Overall sales of gold made by the Royal Mint over the final two months of the year rose by 510% compared to the same period in 2019
Sales of physical gold rose sharply in 2020 according to data from the UK’s Royal Mint. The 1100-year-old government-owned business, which makes more than 3.0 billion coins per year for the UK and overseas governments.
The coin maker saw demand for gold coins and bars rise substantially over the course of last year, and what’s even more interesting is that much of that demand came from a very specific demographic.
The Royal Mint Data shows that demand from customers aged between 22 and 37 years old jumped by 37%. Whilst sales of 1 and 5-gram gold bars increased by 53% year over year, in both November and December 2020.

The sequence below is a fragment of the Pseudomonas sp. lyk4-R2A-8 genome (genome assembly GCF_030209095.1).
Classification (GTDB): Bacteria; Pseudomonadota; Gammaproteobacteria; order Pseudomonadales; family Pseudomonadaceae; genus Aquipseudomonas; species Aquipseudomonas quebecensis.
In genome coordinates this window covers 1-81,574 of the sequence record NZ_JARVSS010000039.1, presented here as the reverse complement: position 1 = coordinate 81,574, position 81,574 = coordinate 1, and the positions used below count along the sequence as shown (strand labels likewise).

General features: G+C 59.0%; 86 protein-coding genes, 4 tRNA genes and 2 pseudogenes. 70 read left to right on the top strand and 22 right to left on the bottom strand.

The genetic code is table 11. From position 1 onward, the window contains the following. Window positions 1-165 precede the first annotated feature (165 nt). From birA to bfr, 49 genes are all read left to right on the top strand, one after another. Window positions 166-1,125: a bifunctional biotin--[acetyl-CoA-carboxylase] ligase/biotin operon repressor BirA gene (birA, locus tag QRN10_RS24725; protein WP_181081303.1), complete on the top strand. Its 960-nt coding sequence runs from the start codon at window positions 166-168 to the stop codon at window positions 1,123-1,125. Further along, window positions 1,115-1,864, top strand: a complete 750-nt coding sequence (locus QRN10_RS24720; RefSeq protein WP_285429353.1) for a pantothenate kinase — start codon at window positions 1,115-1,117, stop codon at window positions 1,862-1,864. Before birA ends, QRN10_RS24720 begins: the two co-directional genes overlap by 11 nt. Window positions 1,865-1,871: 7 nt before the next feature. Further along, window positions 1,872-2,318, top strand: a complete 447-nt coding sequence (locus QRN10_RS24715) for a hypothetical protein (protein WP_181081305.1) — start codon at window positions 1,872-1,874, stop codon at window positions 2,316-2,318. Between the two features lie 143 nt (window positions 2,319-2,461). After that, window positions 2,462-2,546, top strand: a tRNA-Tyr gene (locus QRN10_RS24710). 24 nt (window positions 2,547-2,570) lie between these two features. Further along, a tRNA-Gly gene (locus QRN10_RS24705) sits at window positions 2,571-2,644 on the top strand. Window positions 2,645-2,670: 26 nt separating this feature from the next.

The data suggest that millennial investors are concerned about the possible return of inflation and an erosion of the purchasing power of paper or fiat currencies that is often associated with it. A trend that might be of interest to the marketing departments with London’s FX and margin trading businesses.
Overall sales of gold made by the Royal Mint over the final two months of the year rose by a whopping 510% when compared to the same period in 2019.
Though people were buying physical gold, not everyone wanted to take delivery and the Royal mint saw an increasing take-up of digital gold purchases by buyers who utilised the mints Digigold storage and custody facility.
The mint introduced the mini gold bars as gifts that could be given at festivals and their introduction seems to have caught the public imagination.
The Royal Mint’s divisional director of precious metals Andrew Dickey said that: Gold continued to shine in the last quarter of 2020 as people looked to precious metals for safe-haven investments, but also for savvy Christmas gifts.
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